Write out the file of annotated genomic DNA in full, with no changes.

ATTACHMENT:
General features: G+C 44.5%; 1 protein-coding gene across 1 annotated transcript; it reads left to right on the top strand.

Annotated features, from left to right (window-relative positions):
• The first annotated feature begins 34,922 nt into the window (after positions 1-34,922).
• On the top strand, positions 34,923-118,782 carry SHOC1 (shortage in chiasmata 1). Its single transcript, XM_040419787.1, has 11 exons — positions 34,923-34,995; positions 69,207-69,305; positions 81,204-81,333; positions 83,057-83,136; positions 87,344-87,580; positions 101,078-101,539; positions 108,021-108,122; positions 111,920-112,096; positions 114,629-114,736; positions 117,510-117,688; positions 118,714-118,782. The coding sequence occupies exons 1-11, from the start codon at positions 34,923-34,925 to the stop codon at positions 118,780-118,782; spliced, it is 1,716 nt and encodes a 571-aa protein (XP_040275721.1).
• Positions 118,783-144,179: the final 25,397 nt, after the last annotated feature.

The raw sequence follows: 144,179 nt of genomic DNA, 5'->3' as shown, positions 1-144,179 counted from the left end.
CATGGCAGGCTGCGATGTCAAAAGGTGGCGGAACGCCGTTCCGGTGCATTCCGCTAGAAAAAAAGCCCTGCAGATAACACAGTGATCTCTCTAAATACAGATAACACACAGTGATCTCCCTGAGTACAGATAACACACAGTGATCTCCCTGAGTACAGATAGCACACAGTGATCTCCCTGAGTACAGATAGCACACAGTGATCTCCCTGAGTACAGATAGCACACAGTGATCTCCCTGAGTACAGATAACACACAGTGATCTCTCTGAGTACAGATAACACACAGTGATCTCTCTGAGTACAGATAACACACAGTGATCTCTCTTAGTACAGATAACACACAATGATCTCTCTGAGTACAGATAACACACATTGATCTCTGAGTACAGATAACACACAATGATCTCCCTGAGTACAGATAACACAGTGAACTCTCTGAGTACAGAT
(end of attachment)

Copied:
General features: G+C 44.5%; 1 protein-coding gene across 1 annotated transcript; it reads left to right on the top strand.

Annotated features, from left to right (window-relative positions):
• The first annotated feature begins 34,922 nt into the window (after positions 1-34,922).
• On the top strand, positions 34,923-118,782 carry SHOC1 (shortage in chiasmata 1). Its single transcript, XM_040419787.1, has 11 exons — positions 34,923-34,995; positions 69,207-69,305; positions 81,204-81,333; positions 83,057-83,136; positions 87,344-87,580; positions 101,078-101,539; positions 108,021-108,122; positions 111,920-112,096; positions 114,629-114,736; positions 117,510-117,688; positions 118,714-118,782. The coding sequence occupies exons 1-11, from the start codon at positions 34,923-34,925 to the stop codon at positions 118,780-118,782; spliced, it is 1,716 nt and encodes a 571-aa protein (XP_040275721.1).
• Positions 118,783-144,179: the final 25,397 nt, after the last annotated feature.

The raw sequence follows: 144,179 nt of genomic DNA, 5'->3' as shown, positions 1-144,179 counted from the left end.
CATGGCAGGCTGCGATGTCAAAAGGTGGCGGAACGCCGTTCCGGTGCATTCCGCTAGAAAAAAAGCCCTGCAGATAACACAGTGATCTCTCTAAATACAGATAACACACAGTGATCTCCCTGAGTACAGATAACACACAGTGATCTCCCTGAGTACAGATAGCACACAGTGATCTCCCTGAGTACAGATAGCACACAGTGATCTCCCTGAGTACAGATAGCACACAGTGATCTCCCTGAGTACAGATAACACACAGTGATCTCTCTGAGTACAGATAACACACAGTGATCTCTCTGAGTACAGATAACACACAGTGATCTCTCTTAGTACAGATAACACACAATGATCTCTCTGAGTACAGATAACACACATTGATCTCTGAGTACAGATAACACACAATGATCTCCCTGAGTACAGATAACACAGTGAACTCTCTGAGTACAGAT